The Lake Champlain Fish and Wildlife Management Cooperative (Cooperative) will be applying lampricide to portions of four tributaries to Lake Champlain and a delta complex during the months of September and October.
The U.S. Fish and Wildlife Service, Vermont Department of Fish and Wildlife, and New York State Department of Environmental Conservation will be treating the delta complex at the mouths of the Little Ausable and Ausable rivers, and the Boquet River, Mount Hope Brook, and Putnam Creek in New York. The Poultney River, which borders both states, including its Hubbardton River tributary in Vermont, will also be treated. Treatments are scheduled to begin with the delta complex in New York on September 7th. Lake level and weather conditions may affect scheduling and could result in the last treatment extending into October. These treatments are part of the Cooperative’s long-term sea lamprey control program for Lake Champlain. While trout and salmon populations of the lake are the primary beneficiaries of these efforts, lake sturgeon, walleye, and many other species also profit from sea lamprey control.
Larval sea lamprey live in rivers and on deltas for four years before transforming to their parasitic phase and emigrating to Lake Champlain where their effect on the fishery becomes apparent. One of the Cooperative’s Integrated Pest Management approaches is to apply selective pesticides (lampricides) to rivers and deltas in prescribed and precise concentrations. The concentrations used are carefully chosen and monitored to ensure effective elimination of sea lamprey larvae and protection of non-target species. TFM (3-trifluoromethyl-4-nitrophenol) will be applied in the rivers for 12-14 hours depending on conditions.
This year, for the first time in the Lake Champlain Basin, a second lampricide, Bayluscide 20% Emulsifiable Concentrate, is being included in the application on the Boquet River. The use of 1% Bayluscide with TFM reduces the amount of TFM needed by about 40%, resulting in a reduction of total lampricide applied and substantial cost savings. The delta area around the Little Ausable River and Ausable River mouths will be treated with Granular Bayluscide: lampricide-coated sand grains that dissolve after sinking to the bottom where they effectively kill sea lamprey larvae.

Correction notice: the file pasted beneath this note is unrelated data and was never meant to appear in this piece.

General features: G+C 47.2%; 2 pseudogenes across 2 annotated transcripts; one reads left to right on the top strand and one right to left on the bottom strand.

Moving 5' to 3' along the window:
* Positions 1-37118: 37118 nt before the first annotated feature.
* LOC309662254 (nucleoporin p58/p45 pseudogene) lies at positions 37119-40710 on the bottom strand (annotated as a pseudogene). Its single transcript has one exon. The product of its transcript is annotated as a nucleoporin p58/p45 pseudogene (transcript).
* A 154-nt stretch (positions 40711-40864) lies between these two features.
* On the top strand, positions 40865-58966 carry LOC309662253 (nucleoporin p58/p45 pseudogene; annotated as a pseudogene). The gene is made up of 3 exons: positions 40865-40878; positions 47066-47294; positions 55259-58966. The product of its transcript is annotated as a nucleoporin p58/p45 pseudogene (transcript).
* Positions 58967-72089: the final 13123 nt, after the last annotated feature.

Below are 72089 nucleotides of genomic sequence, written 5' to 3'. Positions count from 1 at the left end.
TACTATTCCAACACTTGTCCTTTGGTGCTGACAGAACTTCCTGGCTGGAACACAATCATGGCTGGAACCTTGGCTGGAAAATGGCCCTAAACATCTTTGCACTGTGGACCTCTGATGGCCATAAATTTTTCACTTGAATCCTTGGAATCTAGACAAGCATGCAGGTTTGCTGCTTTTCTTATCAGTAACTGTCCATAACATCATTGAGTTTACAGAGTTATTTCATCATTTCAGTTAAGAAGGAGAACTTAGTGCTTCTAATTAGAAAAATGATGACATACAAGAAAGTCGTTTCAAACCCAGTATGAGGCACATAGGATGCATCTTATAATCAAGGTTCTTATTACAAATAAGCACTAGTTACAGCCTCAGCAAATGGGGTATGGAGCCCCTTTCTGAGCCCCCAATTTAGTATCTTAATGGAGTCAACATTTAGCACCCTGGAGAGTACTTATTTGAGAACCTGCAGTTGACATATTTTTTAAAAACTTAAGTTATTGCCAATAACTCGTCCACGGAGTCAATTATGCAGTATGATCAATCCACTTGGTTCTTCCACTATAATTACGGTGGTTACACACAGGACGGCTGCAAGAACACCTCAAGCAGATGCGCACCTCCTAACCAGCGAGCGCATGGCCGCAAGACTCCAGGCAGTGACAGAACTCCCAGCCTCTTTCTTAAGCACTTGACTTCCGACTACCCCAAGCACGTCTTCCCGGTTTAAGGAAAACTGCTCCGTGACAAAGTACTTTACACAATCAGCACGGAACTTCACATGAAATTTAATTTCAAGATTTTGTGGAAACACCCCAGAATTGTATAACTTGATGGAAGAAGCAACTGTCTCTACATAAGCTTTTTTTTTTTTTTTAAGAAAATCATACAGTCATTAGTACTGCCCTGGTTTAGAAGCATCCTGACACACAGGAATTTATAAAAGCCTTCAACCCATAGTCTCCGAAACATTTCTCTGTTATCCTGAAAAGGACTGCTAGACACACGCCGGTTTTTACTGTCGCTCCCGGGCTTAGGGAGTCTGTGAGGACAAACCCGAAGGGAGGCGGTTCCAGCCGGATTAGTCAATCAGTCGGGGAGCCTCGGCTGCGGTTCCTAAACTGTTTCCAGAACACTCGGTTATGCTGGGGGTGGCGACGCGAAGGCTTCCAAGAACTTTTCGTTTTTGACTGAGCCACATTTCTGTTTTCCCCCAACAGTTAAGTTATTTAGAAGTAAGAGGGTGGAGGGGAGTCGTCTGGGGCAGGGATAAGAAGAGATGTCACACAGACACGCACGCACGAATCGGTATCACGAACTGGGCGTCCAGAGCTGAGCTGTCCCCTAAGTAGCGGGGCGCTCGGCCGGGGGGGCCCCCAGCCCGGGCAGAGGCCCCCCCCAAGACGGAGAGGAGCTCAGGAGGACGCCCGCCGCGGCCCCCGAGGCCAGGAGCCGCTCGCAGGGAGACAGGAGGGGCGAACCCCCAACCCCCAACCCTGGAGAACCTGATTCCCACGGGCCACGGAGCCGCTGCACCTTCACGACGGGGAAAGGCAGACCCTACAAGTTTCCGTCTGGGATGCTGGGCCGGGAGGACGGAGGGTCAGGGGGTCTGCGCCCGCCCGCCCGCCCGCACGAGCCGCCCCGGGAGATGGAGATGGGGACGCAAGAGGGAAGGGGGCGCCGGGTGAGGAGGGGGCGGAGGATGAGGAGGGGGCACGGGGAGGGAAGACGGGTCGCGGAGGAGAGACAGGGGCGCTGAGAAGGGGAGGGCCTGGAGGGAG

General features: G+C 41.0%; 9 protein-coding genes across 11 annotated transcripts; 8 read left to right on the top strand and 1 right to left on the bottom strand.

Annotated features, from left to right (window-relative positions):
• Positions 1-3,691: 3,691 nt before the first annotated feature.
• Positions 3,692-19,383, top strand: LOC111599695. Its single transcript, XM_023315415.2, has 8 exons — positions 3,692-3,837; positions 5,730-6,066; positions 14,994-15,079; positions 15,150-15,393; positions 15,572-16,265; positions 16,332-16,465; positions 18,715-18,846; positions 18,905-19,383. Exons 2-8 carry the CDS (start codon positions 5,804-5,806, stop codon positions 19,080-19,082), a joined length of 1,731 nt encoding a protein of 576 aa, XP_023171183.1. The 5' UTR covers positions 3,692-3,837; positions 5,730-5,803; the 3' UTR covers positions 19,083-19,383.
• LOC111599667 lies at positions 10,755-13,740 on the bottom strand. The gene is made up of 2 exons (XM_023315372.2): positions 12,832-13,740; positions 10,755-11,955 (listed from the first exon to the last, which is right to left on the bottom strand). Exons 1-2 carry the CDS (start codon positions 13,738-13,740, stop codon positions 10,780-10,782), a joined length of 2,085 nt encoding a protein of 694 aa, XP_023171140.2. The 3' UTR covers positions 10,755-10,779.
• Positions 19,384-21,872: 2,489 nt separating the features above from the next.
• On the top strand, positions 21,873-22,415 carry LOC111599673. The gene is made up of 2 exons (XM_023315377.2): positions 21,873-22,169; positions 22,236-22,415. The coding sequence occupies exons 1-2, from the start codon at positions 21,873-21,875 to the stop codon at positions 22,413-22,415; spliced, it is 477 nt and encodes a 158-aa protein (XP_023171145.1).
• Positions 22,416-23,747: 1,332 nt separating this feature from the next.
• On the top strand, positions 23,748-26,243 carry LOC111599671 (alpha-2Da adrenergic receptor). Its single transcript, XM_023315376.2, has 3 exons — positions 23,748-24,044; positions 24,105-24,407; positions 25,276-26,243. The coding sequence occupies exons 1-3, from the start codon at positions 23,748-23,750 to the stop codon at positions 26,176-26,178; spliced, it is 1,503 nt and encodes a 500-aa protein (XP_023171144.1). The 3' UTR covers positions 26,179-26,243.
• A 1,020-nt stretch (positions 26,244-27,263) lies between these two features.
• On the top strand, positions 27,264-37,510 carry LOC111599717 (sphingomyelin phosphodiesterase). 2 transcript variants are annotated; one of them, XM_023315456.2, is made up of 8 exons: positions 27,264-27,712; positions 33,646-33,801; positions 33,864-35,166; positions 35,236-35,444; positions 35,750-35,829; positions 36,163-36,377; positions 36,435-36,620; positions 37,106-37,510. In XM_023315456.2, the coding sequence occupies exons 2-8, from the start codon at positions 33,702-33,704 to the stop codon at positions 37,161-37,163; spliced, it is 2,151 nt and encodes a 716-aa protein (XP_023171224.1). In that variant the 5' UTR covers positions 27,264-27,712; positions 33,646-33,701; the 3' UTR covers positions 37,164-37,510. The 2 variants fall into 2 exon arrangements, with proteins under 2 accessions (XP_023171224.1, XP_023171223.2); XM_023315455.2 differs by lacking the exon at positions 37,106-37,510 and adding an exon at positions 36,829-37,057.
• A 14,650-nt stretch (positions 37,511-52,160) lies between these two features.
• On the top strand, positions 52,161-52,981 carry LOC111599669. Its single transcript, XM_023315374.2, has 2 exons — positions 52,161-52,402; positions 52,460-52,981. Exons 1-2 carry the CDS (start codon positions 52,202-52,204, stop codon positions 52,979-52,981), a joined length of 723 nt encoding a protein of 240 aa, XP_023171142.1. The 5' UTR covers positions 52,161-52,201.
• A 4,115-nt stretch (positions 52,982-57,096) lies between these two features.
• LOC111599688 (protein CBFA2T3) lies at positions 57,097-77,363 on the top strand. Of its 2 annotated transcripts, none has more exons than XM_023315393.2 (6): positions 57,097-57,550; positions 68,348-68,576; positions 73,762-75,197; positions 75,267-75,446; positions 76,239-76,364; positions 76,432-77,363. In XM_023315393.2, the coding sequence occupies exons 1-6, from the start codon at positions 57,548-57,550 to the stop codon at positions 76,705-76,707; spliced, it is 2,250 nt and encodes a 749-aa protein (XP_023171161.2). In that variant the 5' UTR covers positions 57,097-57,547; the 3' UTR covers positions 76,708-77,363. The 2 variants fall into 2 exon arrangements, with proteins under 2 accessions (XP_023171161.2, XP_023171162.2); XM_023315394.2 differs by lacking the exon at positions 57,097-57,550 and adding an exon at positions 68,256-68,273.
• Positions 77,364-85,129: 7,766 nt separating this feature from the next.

Our toll-free number (888-596-0611) provides information on the treatment schedule for each of the treatments, progress reports, updates on treatments, and water use advisories.
Temporary water use advisories will be in effect for each of the treatments to minimize human exposure to affected waters. Each state’s Department of Health recommends that the treated river and lake water not be used for drinking, swimming, fishing, irrigation, or livestock watering while the advisories are in effect.
The treatments and water use advisories will have no effect on most residents in the Champlain Basin and no municipal water supply systems will be affected. Cooperative staff have identified all landowners with property in the affected areas. A letter was sent to residents informing them of the planned treatment and asking them if they or their livestock use water from a surface supply that will be affected by the treatment. Days before the treatments begin, another letter will be sent to inform residents of the impending treatment and to arrange any water usage accommodations.
Local television and radio stations will broadcast the dates when advisories begin and expire. The treatment schedule is subject to change as weather conditions, stream flows, or logistical issues may arise during the treatments. Residents will be kept apprised of any such changes through these media.
Annual assessments show sea lamprey wounding rates have been reduced from a high for landlocked Atlantic salmon of 79 wounds per 100 fish in 2003 to our management goal of 15 per 100 fish, reached for the first time in 2010. The lake trout wounding rate of 99 wounds per 100 fish seen in 2006 has been brought down to 40 per 100 fish in 2010. Several control initiatives are underway that will further reduce the sea lamprey population and reduce their impacts on Lake Champlain’s fish populations.
Sea lamprey control generates a favorable economic benefit/cost ratio by increasing angling opportunities and the time that boaters and anglers spend in the Lake Champlain area.